Owners of Matteson counseling center indicted on Medicaid fraud charges

Prosecutors says Summer Matheson, Terrence Ewing and Richard Grundy got about $4 million by billing for more counseling services than the Laynie Foundation actually provided.

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Dirksen Federal Courthouse.

The co-owners and an employee of a Matteson-based youth counseling center were indicted on federal charges of defrauding $4 million from Medicaid.

Sun-Times file

The owners of a south suburban youth counseling center have been indicted on federal charges that accuse them of defrauding the Illinois Medicaid program out of about $4 million.

Laynie Foundation Inc. co-owners Summer Matheson and Terrence Ewing and employee Richard Grundy took part in health care fraud, according to the U.S. attorney’s office in Chicago, which said they billed the state health program for the poor for more mental health counseling services than the Matteson foundation provided from 2011 to 2018.

They also are accused of seeking Medicaid payments for activities that aren’t reimbursable under the federally funded, state-administered program, including internal case reviews, staff training, clinical supervision and record-keeping.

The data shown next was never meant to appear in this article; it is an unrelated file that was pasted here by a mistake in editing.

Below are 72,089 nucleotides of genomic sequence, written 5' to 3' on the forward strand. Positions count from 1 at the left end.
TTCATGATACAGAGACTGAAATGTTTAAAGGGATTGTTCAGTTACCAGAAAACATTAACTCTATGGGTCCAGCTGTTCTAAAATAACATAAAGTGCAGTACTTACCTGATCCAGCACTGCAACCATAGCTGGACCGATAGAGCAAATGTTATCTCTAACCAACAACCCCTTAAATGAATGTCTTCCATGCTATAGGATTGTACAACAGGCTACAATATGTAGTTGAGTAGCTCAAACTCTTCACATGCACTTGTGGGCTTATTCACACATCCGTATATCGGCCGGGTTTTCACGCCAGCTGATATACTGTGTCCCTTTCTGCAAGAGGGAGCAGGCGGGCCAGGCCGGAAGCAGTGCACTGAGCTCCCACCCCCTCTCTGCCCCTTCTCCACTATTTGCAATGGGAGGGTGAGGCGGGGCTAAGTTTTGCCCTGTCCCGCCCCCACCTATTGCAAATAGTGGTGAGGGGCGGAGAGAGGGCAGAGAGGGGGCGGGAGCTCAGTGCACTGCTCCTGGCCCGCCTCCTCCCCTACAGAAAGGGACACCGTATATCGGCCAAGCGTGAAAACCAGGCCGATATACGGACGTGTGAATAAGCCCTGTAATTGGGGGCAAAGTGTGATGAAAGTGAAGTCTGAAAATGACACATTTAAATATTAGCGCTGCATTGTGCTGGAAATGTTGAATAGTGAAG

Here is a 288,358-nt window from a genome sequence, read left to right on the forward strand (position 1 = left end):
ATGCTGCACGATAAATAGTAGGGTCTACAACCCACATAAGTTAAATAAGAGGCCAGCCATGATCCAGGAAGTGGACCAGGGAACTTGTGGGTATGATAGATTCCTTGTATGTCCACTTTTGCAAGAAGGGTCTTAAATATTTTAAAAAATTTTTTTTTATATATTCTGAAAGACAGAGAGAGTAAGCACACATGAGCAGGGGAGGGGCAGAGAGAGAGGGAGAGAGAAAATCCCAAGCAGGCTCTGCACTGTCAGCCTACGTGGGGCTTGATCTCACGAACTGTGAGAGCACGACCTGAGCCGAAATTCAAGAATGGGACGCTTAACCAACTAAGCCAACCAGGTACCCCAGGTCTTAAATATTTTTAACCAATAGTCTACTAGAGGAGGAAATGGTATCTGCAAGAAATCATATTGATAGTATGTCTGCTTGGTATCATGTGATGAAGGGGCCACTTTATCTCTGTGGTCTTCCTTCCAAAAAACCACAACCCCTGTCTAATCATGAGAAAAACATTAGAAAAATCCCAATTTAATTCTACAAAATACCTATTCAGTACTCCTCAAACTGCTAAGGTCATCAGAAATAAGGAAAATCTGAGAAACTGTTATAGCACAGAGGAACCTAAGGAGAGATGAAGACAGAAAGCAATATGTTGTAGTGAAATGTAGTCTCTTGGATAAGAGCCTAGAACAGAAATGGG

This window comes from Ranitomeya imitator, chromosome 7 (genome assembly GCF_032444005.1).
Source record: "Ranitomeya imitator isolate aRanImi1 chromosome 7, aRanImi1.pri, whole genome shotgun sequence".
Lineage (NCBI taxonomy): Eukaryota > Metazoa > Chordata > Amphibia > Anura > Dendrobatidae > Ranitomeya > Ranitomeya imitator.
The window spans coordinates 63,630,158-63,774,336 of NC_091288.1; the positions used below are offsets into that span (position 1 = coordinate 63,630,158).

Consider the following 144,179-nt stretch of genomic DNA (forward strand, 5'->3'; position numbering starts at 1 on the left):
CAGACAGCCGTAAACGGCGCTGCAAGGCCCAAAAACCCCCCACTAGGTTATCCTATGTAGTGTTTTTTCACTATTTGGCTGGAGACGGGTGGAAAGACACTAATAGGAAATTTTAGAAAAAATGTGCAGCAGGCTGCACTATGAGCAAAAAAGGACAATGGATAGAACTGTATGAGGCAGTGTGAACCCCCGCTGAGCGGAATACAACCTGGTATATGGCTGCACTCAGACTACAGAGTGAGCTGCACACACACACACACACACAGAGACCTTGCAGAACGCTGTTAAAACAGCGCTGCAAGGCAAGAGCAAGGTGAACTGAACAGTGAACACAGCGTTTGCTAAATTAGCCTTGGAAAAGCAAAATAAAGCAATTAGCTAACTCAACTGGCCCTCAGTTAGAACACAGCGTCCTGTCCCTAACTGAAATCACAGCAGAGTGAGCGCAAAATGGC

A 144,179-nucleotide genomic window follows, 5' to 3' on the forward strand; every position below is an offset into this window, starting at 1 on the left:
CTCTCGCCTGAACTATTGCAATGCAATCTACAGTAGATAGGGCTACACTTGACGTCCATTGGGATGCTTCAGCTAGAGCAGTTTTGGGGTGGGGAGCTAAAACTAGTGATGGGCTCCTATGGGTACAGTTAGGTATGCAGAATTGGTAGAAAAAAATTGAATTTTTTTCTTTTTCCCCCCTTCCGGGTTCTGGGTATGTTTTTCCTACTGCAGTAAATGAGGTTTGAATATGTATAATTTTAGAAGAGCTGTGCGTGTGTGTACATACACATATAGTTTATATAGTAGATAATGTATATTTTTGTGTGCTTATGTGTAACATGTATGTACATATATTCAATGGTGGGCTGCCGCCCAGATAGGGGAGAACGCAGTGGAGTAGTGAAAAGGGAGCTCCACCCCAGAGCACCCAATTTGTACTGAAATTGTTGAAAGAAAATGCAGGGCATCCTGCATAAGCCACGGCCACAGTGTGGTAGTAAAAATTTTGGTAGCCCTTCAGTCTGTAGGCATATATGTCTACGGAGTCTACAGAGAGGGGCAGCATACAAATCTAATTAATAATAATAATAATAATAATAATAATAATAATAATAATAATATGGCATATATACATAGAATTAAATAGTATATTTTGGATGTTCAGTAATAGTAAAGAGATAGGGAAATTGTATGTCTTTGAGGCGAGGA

Matheson also is accused of ordering staff members to falsify patient records to make it appear that a licensed professional reviewed and approved certain services, according to prosecutors, who said that was done in an attempt to cover up the fraud.

Matheson, 41, and Ewing, 57, who live in Dyer, Indiana, each is charged with six counts of health-care fraud, and Matheson also was charged with obstruction of justice. Grundy, 34, a Chicago resident, is charged with five counts of health care fraud.

Illinois and the U.S. government also have a still-ending federal lawsuit against Matheson and Ewing, filed in 2017, that accuses them and the Laynie Foundation of violating the federal False Claims Act by overbilling Medicaid. 

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